DIALOGUE FOR LEARNING: REFOCUSING TEACHER EDUCATION PROGRAMS ON CLASSROOM INTERACTION
Classroom talk and developing dialogue in classrooms, as a quality and essential pedagogical practice, remain ‘taken-for-granted’ and an under examined dimension of pre-service teacher education courses. Despite the understanding that quality interaction and dialogue is integral for achieving efficacy and inclusivity for students in classrooms, it is rarely the subject of overt, continuing and in-depth instruction in teaching courses. In fact, it seems that explicit instruction, along with opportunities to ‘practise’ engaging in quality dialogue with students in classrooms, receives little dedicated space across the subjects of pre-service education courses, leading to a tendency for pre-service teachers to enact a default practice in placement classrooms based on replicating known patterns of interaction of those observed and those experienced in their own education (Love, 2009). This paper argues for designed-in opportunities for ‘classroom talk’ to be theorised and practiced in authentic ‘practice-sites’.
The paper reports preliminary findings from an empirical investigation of pre-service teacher’s development of skills in classroom interaction at four levels of practice: between teachers and students in classrooms, between classroom students as peers, between pre-service teachers, and between pre-service teachers and classroom teacher mentors. Specifically, the paper presents findings from a faculty-wide initiative involving first year Bachelor of Education students from one rural/regional university in NSW, Australia. The research investigated the impact that a focus on the role of dialogue for learning - both in university subjects and practising in classroom sites - has on 124 first year education pre-service teachers’ interaction practices with students in their professional experience placements.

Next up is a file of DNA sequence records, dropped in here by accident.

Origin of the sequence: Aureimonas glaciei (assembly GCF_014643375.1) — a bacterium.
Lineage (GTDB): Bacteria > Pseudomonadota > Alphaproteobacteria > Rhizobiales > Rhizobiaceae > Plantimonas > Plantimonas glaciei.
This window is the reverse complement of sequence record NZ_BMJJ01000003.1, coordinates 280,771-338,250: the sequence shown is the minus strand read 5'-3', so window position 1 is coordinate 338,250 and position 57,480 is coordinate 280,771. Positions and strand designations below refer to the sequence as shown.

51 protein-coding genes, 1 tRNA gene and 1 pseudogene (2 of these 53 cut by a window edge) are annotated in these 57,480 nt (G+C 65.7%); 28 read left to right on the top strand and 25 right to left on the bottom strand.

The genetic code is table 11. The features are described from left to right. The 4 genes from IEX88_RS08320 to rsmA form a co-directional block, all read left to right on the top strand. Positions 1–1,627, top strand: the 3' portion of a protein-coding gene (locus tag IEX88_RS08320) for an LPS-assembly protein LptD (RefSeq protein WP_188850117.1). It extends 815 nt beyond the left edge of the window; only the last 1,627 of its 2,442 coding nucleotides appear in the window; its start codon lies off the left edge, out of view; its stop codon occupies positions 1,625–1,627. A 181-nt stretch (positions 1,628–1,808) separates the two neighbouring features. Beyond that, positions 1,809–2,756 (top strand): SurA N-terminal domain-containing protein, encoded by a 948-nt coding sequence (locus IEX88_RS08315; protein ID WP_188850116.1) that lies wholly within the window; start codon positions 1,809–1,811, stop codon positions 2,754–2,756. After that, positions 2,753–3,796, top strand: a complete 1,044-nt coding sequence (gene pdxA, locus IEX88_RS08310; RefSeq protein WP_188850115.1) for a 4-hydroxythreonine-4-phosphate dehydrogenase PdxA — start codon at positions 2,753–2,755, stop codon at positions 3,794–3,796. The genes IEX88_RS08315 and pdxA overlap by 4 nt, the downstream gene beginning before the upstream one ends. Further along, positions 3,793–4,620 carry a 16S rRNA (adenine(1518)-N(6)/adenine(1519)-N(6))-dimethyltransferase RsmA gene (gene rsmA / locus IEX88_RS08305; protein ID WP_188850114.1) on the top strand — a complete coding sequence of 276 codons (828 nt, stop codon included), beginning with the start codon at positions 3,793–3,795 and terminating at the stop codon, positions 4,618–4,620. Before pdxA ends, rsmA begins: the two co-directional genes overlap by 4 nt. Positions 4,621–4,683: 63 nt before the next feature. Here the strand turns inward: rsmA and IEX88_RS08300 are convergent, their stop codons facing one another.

The research used and explored new developments in practice theory, aiming to achieve innovative rich characterisations of individual and extra-individual aspects of teaching practice, that is, the cultural-discursive, social-political, material-economic dimensions (described as ‘practice architectures’ by Kemmis and Grootenboer, 2008). Results demonstrate a notable impact that focused instruction about classroom interaction and dialogic pedagogy has on:
-the efficacy of dialogue pre-service teachers engage in with students in classrooms in their professional experience.
- their ability to recognise, critique and make overt changes in their own interactions.
-how pre-service teachers describe the meta-level of teaching as they orient strongly to the socio-cultural dimension of teaching and learning in contemporary school contexts. Particularly, pre-service students recognised the ’fundamental’ role of classroom interaction as a ‘vehicle for thinking and learning and engaging in the social world’.
-understanding the theory-practice nexus – advancing the nature and content of student’s written assignment as students demonstrated changed insights into the role of the teacher and classroom interaction by making explicit connections between the theoretical content material in discipline subjects and their practical experiences in classrooms.
The evidence presented has important implications for the design and focus in teacher education courses.